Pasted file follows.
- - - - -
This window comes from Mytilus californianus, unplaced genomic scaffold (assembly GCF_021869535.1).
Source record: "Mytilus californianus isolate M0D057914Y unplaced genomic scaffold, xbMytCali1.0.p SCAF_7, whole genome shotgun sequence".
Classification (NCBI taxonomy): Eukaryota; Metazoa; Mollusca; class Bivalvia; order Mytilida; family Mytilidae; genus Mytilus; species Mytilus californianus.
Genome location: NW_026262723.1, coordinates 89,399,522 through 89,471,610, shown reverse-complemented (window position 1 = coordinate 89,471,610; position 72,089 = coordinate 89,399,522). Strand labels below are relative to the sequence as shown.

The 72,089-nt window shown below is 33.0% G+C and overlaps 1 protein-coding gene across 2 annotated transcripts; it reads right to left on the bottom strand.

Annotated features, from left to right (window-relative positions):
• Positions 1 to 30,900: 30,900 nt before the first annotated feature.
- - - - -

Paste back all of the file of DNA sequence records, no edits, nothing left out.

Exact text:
This window comes from Mytilus californianus, unplaced genomic scaffold (assembly GCF_021869535.1).
Source record: "Mytilus californianus isolate M0D057914Y unplaced genomic scaffold, xbMytCali1.0.p SCAF_7, whole genome shotgun sequence".
Classification (NCBI taxonomy): Eukaryota; Metazoa; Mollusca; class Bivalvia; order Mytilida; family Mytilidae; genus Mytilus; species Mytilus californianus.
Genome location: NW_026262723.1, coordinates 89,399,522 through 89,471,610, shown reverse-complemented (window position 1 = coordinate 89,471,610; position 72,089 = coordinate 89,399,522). Strand labels below are relative to the sequence as shown.

The 72,089-nt window shown below is 33.0% G+C and overlaps 1 protein-coding gene across 2 annotated transcripts; it reads right to left on the bottom strand.

Annotated features, from left to right (window-relative positions):
• Positions 1 to 30,900: 30,900 nt before the first annotated feature.